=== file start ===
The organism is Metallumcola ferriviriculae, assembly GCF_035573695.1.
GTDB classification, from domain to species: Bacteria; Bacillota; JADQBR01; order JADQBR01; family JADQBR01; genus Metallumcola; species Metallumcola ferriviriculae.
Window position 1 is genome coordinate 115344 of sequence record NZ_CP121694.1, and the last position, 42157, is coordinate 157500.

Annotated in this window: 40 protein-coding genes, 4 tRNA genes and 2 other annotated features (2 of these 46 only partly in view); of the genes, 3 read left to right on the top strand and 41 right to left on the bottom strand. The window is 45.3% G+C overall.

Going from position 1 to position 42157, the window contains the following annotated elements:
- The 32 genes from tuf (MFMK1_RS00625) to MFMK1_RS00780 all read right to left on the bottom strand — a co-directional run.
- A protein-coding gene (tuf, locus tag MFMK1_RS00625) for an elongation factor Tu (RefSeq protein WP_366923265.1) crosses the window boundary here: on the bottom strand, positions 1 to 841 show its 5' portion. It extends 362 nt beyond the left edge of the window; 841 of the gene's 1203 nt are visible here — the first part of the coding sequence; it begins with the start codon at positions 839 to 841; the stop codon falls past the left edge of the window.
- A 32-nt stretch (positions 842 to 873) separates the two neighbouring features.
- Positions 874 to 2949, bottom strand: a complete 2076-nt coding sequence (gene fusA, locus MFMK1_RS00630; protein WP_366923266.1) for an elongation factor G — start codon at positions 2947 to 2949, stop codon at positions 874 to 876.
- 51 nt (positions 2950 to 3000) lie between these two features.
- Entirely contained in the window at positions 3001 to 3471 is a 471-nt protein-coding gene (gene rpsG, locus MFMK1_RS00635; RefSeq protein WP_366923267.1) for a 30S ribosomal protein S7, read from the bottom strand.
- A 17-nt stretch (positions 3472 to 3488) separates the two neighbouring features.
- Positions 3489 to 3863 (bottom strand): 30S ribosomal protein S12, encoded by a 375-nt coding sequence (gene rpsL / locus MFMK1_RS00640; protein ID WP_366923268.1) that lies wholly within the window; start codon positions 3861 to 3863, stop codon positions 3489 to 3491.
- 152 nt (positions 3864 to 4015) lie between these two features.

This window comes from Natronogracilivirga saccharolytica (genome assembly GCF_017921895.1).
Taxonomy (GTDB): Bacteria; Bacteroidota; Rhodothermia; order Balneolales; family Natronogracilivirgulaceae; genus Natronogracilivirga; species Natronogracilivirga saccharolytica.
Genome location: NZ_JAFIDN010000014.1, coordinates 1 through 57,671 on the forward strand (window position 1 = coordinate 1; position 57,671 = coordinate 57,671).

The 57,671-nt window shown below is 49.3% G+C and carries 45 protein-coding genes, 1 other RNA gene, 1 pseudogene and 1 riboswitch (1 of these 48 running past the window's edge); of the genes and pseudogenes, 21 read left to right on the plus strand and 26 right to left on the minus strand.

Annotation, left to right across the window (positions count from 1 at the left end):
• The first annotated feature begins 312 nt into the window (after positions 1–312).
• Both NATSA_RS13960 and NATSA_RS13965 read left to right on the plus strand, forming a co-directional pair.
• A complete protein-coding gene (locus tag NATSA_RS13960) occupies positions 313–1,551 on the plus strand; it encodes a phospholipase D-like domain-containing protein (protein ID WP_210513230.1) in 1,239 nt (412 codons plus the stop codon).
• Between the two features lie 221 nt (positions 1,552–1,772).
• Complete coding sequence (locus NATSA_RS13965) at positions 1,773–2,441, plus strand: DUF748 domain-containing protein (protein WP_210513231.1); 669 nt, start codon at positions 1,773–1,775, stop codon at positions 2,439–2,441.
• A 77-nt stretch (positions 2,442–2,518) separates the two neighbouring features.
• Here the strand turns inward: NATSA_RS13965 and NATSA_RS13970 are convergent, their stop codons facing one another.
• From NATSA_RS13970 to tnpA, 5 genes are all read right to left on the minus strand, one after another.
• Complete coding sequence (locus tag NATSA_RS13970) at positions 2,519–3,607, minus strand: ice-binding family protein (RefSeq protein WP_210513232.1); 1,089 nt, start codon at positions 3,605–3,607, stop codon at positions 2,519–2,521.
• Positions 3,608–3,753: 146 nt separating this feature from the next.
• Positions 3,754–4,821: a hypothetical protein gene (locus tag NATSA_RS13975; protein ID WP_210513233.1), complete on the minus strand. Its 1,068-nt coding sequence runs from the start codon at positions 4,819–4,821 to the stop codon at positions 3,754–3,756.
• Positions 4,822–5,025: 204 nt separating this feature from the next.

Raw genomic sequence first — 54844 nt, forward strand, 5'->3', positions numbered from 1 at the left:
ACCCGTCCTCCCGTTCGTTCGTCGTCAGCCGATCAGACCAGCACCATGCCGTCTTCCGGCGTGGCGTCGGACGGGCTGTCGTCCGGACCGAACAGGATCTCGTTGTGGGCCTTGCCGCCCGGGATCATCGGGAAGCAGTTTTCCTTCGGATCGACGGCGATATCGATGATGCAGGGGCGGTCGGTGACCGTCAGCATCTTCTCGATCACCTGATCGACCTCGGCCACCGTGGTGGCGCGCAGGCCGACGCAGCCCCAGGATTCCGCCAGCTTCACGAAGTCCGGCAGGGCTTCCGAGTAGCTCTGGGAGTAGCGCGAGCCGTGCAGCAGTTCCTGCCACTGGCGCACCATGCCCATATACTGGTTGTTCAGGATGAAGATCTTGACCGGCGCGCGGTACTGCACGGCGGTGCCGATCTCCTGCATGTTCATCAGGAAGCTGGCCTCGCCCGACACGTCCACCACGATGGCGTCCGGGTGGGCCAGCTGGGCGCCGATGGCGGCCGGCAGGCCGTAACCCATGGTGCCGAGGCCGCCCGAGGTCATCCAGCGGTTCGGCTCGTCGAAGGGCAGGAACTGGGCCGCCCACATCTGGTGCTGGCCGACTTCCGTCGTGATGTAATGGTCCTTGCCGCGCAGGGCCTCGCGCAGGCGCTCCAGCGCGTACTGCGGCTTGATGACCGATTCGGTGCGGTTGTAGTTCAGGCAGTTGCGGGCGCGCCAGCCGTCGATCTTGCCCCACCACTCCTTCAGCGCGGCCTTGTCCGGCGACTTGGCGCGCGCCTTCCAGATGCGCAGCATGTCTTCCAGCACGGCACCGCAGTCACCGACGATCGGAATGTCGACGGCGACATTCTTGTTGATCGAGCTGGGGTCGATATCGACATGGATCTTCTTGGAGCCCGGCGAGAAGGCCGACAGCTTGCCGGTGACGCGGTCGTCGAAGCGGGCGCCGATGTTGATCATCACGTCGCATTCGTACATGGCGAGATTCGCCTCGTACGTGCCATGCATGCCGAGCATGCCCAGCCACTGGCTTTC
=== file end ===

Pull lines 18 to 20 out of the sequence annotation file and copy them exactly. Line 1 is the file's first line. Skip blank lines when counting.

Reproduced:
The 57,671-nt window shown below is 49.3% G+C and carries 45 protein-coding genes, 1 other RNA gene, 1 pseudogene and 1 riboswitch (1 of these 48 running past the window's edge); of the genes and pseudogenes, 21 read left to right on the plus strand and 26 right to left on the minus strand.

Annotation, left to right across the window (positions count from 1 at the left end):
• The first annotated feature begins 312 nt into the window (after positions 1–312).